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PSA, FCA sign on the dotted line

Colleagues: Groupe PSA CEO Carlos Tavares (left) and FCA CEO Mike Manley sign the merger paperwork that will create the world’s fourth-largest automaker.

Merger between PSA and FCA confirmed, formation of mega-group to take 12-15 months

19 Dec 2019

GROUPE PSA and Fiat Chrysler Automobiles have signed on the dotted line to merge, resulting in the formation of a 14-brand mega group that will be the world’s fourth-largest automaker by volume and the third largest by revenue.

 

Provided all necessary approvals are obtained, the 50:50 merger is expected to take 12-15 months to complete, become cashflow positive in its first year and achieve €3.7 billion ($A6b) worth of increased operating efficiency within the first four years.

 

It is estimated that 40 per cent of these savings will come from platform and technology sharing, another 40 per cent from economies of scale in purchasing and the rest in marketing, IT, logistics and administration. The one-off cost of implementing these changes is estimated at €2.8b.

 

The joint announcement says the merger will provide “much greater geographic balance” with 46 per cent of revenue from the European market and 43 per cent from North America, as well as “a balanced and profitable global presence with a highly complementary and iconic brand portfolio covering all key vehicle segments”.

 

“The combination will bring the opportunity for the new company to reshape the strategy in other regions,” says the announcement.

 

Combining annual vehicle sales of Citroen, DS, Opel, Peugeot and Vauxhall from the PSA Group with FCA’s Abarth, Alfa Romeo, Chrysler, Dodge, Fiat, Jeep, Lancia, Maserati and Ram adds up to 8.7 million units.

 

Based on 2018 financial results, the merged group could achieve a 6.6 per cent operating profit margin that generates €11b of operating profit from €170b of annual revenue.

 

The new group will be headquartered in the Netherlands and chaired by John Elkann, the current FCA chairman and heir to the Agnelli dynasty that founded Fiat in 1899.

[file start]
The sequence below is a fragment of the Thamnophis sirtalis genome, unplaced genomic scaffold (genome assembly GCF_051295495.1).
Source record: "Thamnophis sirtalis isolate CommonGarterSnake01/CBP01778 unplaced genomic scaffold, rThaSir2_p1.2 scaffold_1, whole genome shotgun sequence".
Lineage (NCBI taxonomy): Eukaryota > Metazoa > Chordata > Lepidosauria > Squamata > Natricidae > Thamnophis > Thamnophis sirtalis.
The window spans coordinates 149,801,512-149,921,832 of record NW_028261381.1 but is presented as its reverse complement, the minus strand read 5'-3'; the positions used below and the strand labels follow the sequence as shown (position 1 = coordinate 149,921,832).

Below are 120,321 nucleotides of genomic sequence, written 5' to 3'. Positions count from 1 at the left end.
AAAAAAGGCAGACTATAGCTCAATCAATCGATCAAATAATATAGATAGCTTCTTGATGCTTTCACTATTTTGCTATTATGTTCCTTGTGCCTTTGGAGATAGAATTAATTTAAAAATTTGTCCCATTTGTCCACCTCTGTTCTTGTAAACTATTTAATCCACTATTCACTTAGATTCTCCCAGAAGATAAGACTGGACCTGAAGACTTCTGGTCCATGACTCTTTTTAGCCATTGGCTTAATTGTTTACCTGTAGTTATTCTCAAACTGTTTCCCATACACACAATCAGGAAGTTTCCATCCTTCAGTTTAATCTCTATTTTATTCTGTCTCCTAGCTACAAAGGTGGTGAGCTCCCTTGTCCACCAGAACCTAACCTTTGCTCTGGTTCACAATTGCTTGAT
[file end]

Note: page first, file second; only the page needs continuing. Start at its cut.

Groupe PSA chief executive Carlos Tavares will maintain his job title in the as-yet unnamed conglomerate.

 

No position has been announced for FCA chief executive Mike Manley, who stepped into the role after Sergio Marchionne died unexpectedly in July last year.

 

He does, however, get a mention in the merger announcement alongside Mr Tavares that describes the pair as having “a strong track record in successfully turning around companies and combining OEMs with diverse cultures”.

 

“This experience will support the speed of execution of the merger, underpinned by the companies’ strong recent performances and already robust balance sheets,” says the announcement.

 

“The merged entity will manoeuvre with speed and efficiency in an automotive industry undergoing rapid and fundamental changes.”

 

According to the announcement, “more than two thirds” of the merged group’s production volume “will be concentrated on two platforms”.

 

It says the small and compact/mid-size platforms will each form the basis of around three million vehicles per year.

 

With PSA’s absorption of General Motors’ European Opel and Vauxhall brands in late 2017 as a guide, the quick migration of FCA models to PSA platforms is likely.

 

Automotive News reports that the majority of models will migrate to PSA’s latest CMP (common modular platform) and EMP2 (efficient modular platform 2) architectures, both of which are compatible with petrol, diesel and electrified drivetrains.

 

This will enable FCA brands to quickly fall into line under PSA’s stated goal of 100 per cent model electrification by 2025.

 

At the same time, PSA’s exit from the micro car segment could call time on Fiat’s 500 and Panda micro cars, which share their FCA Mini platform with Lancia’s only remaining model, the Ypsilon. However, Fiat will reportedly proceed with the all-electric 500e that is close to market-readiness.